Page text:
Following the rendition of Brier Lake, supra, and the passage of Acts 1999, No. 309, there have been several appellate cases addressing the issue of prescription in the context of homeowners association dues and assessments. None of these have found the two-year period of La. C.C. art. 781 to apply. Southern Trace Property Owners Ass'n, 210 So.3d at 843. This Court's analysis of these cases is set forth below:

In Lakewood Estates Homeowner's Ass'n, Inc. v. Markle, 2002-1864 (La.App. 4th Cir. 04/30/03), 847 So.2d 633, writ denied, 2003-1511 (La. 09/26/03), 854 So.2d 362, a homeowners association sought to enforce liens against property for the nonpayment of assessments from 1997 to 2001. The defendant homeowners argued their assessment dues were prescribed under La. C.C. art. 781, 782 and 783, and, due to the homeowners association's failure to comply with its Act of Establishment for more than 10 years, any real rights associated with the Act of Establishment were dissolved. However, with little discussion, the court held that La. C.C. art. 781 and 782 were inapplicable to the payment of dues and fees and that the LHAA superseded La. C.C. art. 783. No mention was made of Brier Lake.
In Eastover Prop. Owner's Ass'n, Inc. v. Cochrane, 2002-1502 (La.App. 4th Cir. 05/21/03), 848 So.2d 710, writ denied, 2003-1604 (La. 11/21/03), 860 So.2d 544, a property owners association filed suit against homeowners who had failed to pay association dues and assessments for several years. The court rejected the homeowners' contention that the two-year prescriptive period of La. C.C. art. 781 was applicable. In so ruling, it looked to the terms of the subdivision's act of restriction, which set forth the nature of the assessments as being personal to the owners of the property. Because it was a personal obligation, the 10-year prescriptive period of La. C.C. art. 3499 applied. Again, Brier Lake was not mentioned.
In Louisiana Bureau of Credit Control, Inc. v. Landeche, 2008-1099 (La.App. 3 Cir. 03/04/09), 6 So.3d 935, the homeowners association assigned to a collection agency the defendant's delinquent assessments account. The defendant filed an exception based on three years under the open account law in the civil code, which was sustained by the trial court. The plaintiff's argument that the 10-year prescriptive period was applicable was not reached on appeal because the assessment sued upon had not been properly passed by the homeowners association. Brier Lake was cited in passing in a discussion of whether the assessment was a building restriction or a personal obligation. Also of relevance was the court's finding that LHAA only applied when the homeowners association's community documents were silent. . . .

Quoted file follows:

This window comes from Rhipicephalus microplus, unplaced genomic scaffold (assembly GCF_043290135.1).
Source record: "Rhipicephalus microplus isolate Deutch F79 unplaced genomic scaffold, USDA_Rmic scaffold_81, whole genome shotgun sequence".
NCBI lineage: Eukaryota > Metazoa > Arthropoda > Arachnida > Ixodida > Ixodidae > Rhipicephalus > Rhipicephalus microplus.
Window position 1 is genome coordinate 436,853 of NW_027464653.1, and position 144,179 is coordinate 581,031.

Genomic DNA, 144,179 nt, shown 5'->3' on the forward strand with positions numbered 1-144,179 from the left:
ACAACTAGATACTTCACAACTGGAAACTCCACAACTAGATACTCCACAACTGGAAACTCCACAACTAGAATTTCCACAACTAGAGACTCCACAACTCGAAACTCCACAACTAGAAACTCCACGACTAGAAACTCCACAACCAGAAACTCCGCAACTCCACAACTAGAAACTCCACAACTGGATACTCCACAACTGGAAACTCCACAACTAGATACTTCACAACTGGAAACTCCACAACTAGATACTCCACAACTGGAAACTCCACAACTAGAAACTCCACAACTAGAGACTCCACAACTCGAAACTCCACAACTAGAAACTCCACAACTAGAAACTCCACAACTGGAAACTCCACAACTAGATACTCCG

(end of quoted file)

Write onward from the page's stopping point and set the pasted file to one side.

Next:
In all of these cases, the courts had before them and carefully considered the provisions of the pertinent homeowners associations articles of incorporation and other community documents. . . .

Southern Trace Property Owners Ass'n, supra at 843-44.

         On December 1, 1987, Southern Trace, a Limited Partnership, filed a "Declaration of Protective Covenants, Conditions, and Building Restrictions and Grants of Servitudes" ("Covenants") establishing the Southern Trace District, which includes the Southern Trace Property Owners Association. These Covenants have been supplemented several times over the years.

         The Southern Trace Covenants specify that, as used therein, these terms, inter alia, have the following meanings:

1.3 "Association" shall mean that automatic-membership, Louisiana non-profit corporation made up of Owners and called the Southern Trace Property ...